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"If he had obeyed the signal that Admiral d'Orvilliers gave him to keep to the windward, he would have hindered the English from passing."


"Is it true that he hid himself in the hold?"

"No, but we must say so, all the same."

And la Vieuville burst out laughing.

Boisberthelot continued: "There are some fools yet. Take this Boulainvilliers, of whom you were speaking, M. Vieuville; I knew him, I have seen him near to. At first the peasants were armed with pikes; if he didn't get it into his head to make pikemen of them! He wanted to teach them the exercise de la pique-en-biais et de la pique-trainante-le-fer-devant! He dreamed of transforming these savages into soldiers of the line. He pretended to teach them how to mass battalions, and to form battalions into hollow squares. He jabbered to them in the old military language; for chief of a squad, he said 'cap d'escade,' a term applied to corporals under Louis XVI. He was determined to form a regiment with all these poachers; he had regular companies, the sergeants of which formed a circle every evening, receiving the countersign from the colonel's sergeant; he repeated it to the sergeant of the lieutenants, and he repeated it to his neighbor, who passed it to the one nearest, and so on from ear to ear, till the last. He cashiered an officer for not rising with head uncovered to receive the word of command from the mouth of the sergeant. You can judge how that succeeded. This booby couldn't understand that peasants like to be led in peasant-fashion, and that you can't make drilled soldiers out of backwoodsmen. Yes, I know that Boulainvilliers."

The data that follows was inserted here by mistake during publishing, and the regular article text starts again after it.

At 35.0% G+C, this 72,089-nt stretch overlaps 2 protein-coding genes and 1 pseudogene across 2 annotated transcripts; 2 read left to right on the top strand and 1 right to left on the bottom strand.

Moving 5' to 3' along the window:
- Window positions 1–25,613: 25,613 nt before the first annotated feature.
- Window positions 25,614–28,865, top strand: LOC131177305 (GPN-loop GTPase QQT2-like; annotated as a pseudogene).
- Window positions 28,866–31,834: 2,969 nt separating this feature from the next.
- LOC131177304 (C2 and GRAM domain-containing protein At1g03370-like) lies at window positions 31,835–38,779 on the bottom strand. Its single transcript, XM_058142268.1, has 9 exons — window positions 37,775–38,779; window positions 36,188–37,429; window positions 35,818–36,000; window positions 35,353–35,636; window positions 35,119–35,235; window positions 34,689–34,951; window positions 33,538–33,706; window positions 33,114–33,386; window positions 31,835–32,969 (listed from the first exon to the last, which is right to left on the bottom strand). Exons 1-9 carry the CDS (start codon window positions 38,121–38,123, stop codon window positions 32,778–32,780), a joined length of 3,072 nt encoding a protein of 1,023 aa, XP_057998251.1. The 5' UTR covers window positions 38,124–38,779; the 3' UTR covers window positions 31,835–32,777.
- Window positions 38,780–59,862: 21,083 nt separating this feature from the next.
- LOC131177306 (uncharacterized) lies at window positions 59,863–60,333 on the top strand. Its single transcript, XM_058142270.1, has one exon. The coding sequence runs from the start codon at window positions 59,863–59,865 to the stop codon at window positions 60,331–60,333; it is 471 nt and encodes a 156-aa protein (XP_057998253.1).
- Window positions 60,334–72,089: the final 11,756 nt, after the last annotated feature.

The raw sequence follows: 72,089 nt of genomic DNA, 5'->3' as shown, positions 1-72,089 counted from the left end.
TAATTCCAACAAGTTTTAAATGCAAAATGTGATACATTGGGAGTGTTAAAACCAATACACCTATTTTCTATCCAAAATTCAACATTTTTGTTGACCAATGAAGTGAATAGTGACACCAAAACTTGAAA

They walked on a few steps, each busied with his own thoughts.

Then the conversation continued,—

"By the way, is it true that Dampierre has been killed?"

"Yes, commander."

"Before Condé?"

"In the camp of Pamaro; by a cannon-ball."

Boisberthelot sighed.

"The Count de Dampierres. Another one of us, who was on their side!"